|QUESTION 1:|| What are the normative cognitive learning patterns for hearing
children (0-5 years)?|
Innate Capabilities: Siegler (1991)
Progression of Child Development: Flavell (1971)
- Infants are born with perceptual skills and conceptual understanding.
- Infants have distance perception.
- Infants understand the concept of number groupings up to the number three.
- Infants are able to access imitation skills.
When Change Occurs in Children: Siegler (1991)
- Childrenís thinking is measured by the qualitative changes in their behavior.
- There is a transition from one developmental stage to another on many concepts at
the same time.
- Changes in a childís development occurs abruptly.
- Childrenís thinking is structured into a coherent organization rather than
random unrelated thoughts.
- Childrenís thinking continually changes and evolves.
Variability in Individuals: Siegler (1991)
- Readiness Concept.
A. When and what children learn depends on the fit between their general level
of knowledge and their general level of thinking.
- The Process of How Children Change.
A. Automation- the increase executing of mental processes so efficiently that
they require less and less attention.
B. Encoding- identifying the most formative features of objects and events
and using features to form internal representations.
C. Generalization- the ability to use the same information for all situations.
D. Strategy Construction- the ability to create a plan in order to
- Measures of Intelligence
A. Infant intelligence is measured by the rate of habituation (the length
of perception/attention spans) as compared with other infants.
B. IQ scores are the product of a larger variety of cognitive and social processes.
- Multiple Intelligence: Gardner (1983)
A. There are seven areas of intellectual competence:
- Verbal/Linguistic- Words and language.
- Logical/Mathematical- Inductive and deductive thinking and
reasoning, number patterns and recognition of abstract patterns.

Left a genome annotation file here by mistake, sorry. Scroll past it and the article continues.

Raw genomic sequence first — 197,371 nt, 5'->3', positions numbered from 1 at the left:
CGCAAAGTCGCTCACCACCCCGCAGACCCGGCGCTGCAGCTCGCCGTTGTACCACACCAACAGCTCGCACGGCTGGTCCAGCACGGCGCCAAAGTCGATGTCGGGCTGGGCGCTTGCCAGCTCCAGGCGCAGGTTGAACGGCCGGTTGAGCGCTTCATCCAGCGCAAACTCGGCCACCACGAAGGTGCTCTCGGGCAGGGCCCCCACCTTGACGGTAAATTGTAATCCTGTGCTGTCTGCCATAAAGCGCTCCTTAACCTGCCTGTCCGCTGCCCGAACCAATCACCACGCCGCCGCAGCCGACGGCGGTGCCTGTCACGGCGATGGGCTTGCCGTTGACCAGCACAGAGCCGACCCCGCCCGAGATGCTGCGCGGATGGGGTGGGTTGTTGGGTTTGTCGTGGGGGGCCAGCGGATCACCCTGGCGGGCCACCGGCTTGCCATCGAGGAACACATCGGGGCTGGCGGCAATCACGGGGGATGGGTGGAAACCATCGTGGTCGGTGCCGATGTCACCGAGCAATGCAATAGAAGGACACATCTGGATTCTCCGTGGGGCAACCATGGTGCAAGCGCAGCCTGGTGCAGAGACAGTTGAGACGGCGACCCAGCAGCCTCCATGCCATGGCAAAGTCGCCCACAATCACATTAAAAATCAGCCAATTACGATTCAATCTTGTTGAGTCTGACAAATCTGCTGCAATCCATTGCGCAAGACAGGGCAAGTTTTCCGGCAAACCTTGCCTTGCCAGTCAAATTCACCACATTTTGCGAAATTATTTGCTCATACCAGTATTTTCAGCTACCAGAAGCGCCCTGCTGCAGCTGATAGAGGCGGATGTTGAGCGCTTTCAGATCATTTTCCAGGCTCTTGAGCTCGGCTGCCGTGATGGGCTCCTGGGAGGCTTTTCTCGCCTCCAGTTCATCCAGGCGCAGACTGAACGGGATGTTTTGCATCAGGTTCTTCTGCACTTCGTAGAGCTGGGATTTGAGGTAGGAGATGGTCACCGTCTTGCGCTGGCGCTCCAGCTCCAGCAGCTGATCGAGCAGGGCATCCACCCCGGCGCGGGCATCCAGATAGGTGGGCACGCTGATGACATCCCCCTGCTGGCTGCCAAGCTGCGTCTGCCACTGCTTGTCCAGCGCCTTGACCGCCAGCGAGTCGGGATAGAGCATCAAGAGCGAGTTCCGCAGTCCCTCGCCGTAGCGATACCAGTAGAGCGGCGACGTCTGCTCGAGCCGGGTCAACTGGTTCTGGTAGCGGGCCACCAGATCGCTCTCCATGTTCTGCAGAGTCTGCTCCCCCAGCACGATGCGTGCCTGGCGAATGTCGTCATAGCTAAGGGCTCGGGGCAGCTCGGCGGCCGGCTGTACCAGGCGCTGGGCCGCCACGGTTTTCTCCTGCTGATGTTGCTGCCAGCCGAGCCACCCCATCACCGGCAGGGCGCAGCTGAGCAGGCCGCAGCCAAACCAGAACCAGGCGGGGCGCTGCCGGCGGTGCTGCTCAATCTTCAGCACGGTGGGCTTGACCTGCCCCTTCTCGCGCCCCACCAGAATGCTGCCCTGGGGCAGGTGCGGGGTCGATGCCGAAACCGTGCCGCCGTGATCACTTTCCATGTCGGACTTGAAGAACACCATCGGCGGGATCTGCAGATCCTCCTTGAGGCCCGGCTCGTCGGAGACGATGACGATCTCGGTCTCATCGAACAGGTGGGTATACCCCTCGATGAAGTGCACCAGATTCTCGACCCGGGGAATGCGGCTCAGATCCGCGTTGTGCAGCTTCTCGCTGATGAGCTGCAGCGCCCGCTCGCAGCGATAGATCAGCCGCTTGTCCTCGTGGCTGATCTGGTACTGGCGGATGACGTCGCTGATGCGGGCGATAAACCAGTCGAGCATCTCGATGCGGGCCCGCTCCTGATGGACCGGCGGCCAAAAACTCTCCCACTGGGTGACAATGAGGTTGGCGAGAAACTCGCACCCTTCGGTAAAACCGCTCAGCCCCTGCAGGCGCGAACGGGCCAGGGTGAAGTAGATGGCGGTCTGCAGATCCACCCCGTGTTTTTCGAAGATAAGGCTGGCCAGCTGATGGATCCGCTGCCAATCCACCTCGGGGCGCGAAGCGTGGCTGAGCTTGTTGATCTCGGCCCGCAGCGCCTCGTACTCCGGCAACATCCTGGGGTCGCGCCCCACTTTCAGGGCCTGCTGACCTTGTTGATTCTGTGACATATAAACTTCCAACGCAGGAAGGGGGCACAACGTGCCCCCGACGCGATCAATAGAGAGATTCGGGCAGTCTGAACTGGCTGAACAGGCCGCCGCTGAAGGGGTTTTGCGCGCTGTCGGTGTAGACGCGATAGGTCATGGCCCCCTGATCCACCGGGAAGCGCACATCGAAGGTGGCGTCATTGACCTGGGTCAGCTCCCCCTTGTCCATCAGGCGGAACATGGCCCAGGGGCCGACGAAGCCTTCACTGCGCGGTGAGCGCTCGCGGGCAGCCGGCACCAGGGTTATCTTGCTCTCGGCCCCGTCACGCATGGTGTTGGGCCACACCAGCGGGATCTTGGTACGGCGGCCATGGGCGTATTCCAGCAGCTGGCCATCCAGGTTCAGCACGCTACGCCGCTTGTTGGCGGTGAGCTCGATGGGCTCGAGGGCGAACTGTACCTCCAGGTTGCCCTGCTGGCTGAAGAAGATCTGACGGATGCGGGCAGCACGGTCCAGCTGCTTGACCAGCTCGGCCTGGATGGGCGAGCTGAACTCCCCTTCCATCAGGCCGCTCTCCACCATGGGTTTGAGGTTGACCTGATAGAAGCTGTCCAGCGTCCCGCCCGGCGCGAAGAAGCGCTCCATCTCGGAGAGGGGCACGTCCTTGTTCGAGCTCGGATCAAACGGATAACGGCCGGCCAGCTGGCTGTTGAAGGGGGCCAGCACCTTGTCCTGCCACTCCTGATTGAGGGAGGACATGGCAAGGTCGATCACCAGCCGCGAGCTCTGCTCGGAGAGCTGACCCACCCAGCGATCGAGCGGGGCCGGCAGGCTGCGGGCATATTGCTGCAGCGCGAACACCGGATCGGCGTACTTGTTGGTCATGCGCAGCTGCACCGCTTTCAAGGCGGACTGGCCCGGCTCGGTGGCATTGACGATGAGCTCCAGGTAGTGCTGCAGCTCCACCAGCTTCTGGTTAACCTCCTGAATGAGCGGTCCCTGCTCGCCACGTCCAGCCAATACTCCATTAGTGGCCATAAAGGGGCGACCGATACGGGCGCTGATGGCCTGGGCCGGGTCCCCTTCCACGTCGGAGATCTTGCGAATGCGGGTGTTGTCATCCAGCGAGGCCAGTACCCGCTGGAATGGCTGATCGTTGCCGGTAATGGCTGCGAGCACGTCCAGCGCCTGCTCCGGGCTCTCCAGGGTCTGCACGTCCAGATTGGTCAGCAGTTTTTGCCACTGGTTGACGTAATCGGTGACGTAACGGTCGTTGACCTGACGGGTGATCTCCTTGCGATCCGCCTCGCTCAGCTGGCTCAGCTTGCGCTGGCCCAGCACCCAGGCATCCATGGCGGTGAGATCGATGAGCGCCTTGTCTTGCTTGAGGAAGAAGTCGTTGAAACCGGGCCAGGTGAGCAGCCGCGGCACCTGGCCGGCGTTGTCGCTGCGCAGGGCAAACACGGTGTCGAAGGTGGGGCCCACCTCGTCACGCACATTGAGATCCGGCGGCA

- Visual/Spatial- Sense of sight and the visualization of objects and ability
to create internal mental images/pictures.
- Body/Kinesthetic- Physical movement and body movement control.
- Musical/Rhythmic- Recognition of tonal patterns, sounds, and sensitivity
to rhythm and beats.
- Interpersonal- Social interactions and communication skills.
- Intrapersonal- Metacognition, self identity, and awareness of spatial
- Gardenerís Seven Styles of Learning: Susan Brooks
- Strong memorization skills.
- Processes information by saying, hearing and seeing words.
B. Logical/Mathematical Learner
- Strong in math, reasoning, logic, and problem solving.
- Processes information by categorizing, classifying, and working with
C. Spatial Learner
- Strong with imagination, sensitive to changes, mazes, puzzles, reading
- Processes information by visualizing and using pictorial images.
D. Musical Learner
- Strengths lie in picking up sounds, remembering melodies, sensitive to
pitch and rhythms.
- Processes information by using rhythms, melodies and music.
E. Body/Kinesthetic Learner
- Strengths lie in tactile behaviors.
- Processes information through body movements and tactile behaviors.
F. Interpersonal Learner
- Strong leadership style, good empathy skills, good conflict resolution
skills, and strong communication skills.
- Processes information by accessing others, sharing ideas and comparing
informational feedback from others.
G. Intrapersonal Learner
- Strengths lie in understanding self, internalization of thoughts
- Processes information by individualizing projects, self pacing instruction
and private work environment.
Siegler, R. (1991). Childrenís thinking. New Jersey: Prentice Hall.
Gardner, H., (1983). Frames of the mind: The theory of multiple intellegence. New York:Basic Books.
- It is important to have an understanding of normative cognitive functioning in hearing children
to assist teacherís in their understanding of how to improve teaching strategies.
- Teachers will be able to appreciate the work that their students are able to accomplish.
- Teachers will be able to identify whether or not a child is appropriate for their developmental
- This information should assist teachers in focusing on the studentís strengths and help them to
develop their weaknesses.
- A teacher may be able to make a referral for the child to be tested if she is able to identify the
childís inability to perform simple age appropriate tasks.
- A teacher may schedule her time around different groups of children who appear to move more quickly than other children who may move more slowly.
- Teachers may use this knowledge to help them reframe their thinking regarding the speed and
accuracy of their studentís performances. Teachers need to have a working understanding of
this knowledge to manage their own stress and frustration levels.
- Teachers will be able to readjust their curriculum to the developmental stage at which a child
may be at.
- A teacher may be able to readjust classroom management style in order to accommodate for
the childrenís developmental stage.
- Flavell J.H., (1985). Cognitive development. Englewood Cliffs, NJ:Prentice Hall.
- Piaget, J., (1971). The construction of reality in the child. New York: Ballentine.
- Gardner, H., (1983). Frames of the mind: The theory of multiple intellegence. New York: